Abstract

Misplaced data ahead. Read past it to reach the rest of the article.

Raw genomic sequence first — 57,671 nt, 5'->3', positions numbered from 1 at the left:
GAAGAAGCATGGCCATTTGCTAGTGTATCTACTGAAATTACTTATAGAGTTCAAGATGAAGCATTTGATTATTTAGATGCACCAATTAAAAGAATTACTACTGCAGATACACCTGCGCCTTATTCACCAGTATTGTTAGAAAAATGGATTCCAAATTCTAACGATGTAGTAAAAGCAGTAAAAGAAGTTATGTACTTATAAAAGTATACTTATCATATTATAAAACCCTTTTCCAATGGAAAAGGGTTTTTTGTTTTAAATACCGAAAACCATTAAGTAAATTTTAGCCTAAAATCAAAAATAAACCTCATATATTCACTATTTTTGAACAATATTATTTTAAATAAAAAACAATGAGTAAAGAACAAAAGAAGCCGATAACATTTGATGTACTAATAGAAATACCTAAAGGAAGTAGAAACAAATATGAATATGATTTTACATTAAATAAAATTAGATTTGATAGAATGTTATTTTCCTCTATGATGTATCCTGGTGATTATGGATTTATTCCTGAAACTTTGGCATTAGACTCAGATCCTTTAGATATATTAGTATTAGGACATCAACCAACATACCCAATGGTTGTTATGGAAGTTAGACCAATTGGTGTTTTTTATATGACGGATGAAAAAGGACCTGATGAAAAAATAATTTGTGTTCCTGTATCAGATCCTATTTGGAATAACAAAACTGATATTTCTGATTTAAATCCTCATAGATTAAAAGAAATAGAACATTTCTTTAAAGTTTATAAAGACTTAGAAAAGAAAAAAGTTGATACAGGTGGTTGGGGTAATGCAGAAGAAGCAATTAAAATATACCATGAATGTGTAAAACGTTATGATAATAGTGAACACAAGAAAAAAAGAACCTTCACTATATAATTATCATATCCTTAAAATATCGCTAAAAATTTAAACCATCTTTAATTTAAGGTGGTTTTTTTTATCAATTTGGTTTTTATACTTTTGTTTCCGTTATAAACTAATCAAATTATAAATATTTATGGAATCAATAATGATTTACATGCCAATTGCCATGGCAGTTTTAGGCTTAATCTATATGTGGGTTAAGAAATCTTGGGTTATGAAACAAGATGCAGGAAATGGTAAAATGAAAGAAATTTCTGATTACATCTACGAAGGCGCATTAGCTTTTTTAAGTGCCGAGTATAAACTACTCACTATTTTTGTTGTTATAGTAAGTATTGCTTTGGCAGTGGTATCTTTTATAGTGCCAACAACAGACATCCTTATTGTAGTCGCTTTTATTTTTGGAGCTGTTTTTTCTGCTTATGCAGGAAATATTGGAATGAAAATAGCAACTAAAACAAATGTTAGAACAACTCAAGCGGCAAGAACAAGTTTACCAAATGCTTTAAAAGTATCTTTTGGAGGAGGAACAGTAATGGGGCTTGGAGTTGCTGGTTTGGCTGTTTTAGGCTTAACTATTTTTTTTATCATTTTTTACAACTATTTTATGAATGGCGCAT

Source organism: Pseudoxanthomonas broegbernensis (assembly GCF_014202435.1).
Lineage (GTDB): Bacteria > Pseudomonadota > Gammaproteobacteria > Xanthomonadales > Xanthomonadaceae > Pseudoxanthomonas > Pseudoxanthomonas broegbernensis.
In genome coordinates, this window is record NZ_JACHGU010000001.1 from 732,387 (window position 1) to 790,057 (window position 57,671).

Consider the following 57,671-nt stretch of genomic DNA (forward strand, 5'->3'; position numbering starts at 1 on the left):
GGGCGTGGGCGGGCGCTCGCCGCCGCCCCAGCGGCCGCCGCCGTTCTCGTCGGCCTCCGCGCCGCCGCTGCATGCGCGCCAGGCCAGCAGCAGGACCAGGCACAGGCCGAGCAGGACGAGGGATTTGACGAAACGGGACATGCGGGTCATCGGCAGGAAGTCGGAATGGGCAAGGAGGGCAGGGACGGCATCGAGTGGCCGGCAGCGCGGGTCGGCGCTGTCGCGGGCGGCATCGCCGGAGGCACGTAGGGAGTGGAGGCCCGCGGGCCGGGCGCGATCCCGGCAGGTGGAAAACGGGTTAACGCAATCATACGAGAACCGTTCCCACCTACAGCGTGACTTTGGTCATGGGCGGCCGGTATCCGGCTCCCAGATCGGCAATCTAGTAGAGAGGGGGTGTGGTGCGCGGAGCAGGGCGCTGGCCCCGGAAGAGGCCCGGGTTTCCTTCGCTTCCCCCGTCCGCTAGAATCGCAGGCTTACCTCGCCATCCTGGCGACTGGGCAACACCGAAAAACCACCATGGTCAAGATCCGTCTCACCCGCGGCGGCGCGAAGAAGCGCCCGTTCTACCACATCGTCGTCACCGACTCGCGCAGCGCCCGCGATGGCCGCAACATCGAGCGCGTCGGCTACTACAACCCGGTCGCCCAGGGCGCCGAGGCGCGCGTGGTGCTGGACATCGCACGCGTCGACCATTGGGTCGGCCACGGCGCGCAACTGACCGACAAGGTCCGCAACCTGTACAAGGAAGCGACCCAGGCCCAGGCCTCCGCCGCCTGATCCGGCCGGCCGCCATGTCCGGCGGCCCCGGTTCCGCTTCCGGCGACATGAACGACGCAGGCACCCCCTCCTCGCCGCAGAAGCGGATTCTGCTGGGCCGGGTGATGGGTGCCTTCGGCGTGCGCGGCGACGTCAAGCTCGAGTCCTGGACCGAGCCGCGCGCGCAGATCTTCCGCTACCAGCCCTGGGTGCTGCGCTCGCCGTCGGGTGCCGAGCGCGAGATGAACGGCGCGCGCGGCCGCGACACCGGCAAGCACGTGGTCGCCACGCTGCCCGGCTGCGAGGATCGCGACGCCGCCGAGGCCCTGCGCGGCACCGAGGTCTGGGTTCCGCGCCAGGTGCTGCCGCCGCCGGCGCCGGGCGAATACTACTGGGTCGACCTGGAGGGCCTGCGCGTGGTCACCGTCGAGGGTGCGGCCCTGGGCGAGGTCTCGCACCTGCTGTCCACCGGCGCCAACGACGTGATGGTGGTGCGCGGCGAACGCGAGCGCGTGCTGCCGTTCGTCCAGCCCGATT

The volcanic series of Mt Rantop and Robertson's Thumb, Erromango Island, New Hebrides, formed by fractional crystallization of orogenic basaltic magma of near-island-arc tholeiitic type. Differentiation was controlled mainly by separation of plagioclase, olivine and clinopyroxene. The Mt Rantop series is predominantly tholeiitic (plagioclase at the liquidus, late appearance of magnetite, pigeonite in microphenocrysts, and Fe and Ti remaining constant or increasing in the early stages of differentiation); those of Robertson's Thumb are mostly calc-alkaline (magnetite at the liquidus, late appearance of plagioclase, olivine quickly becoming unstable, orthopyroxene in phenocrysts and early decrease of Fe and Ti). The compositional differences reflect higher fO <sub>2</sub> and PH <sub>2</sub> O in Robertson's Thumb during fractional crystallization.

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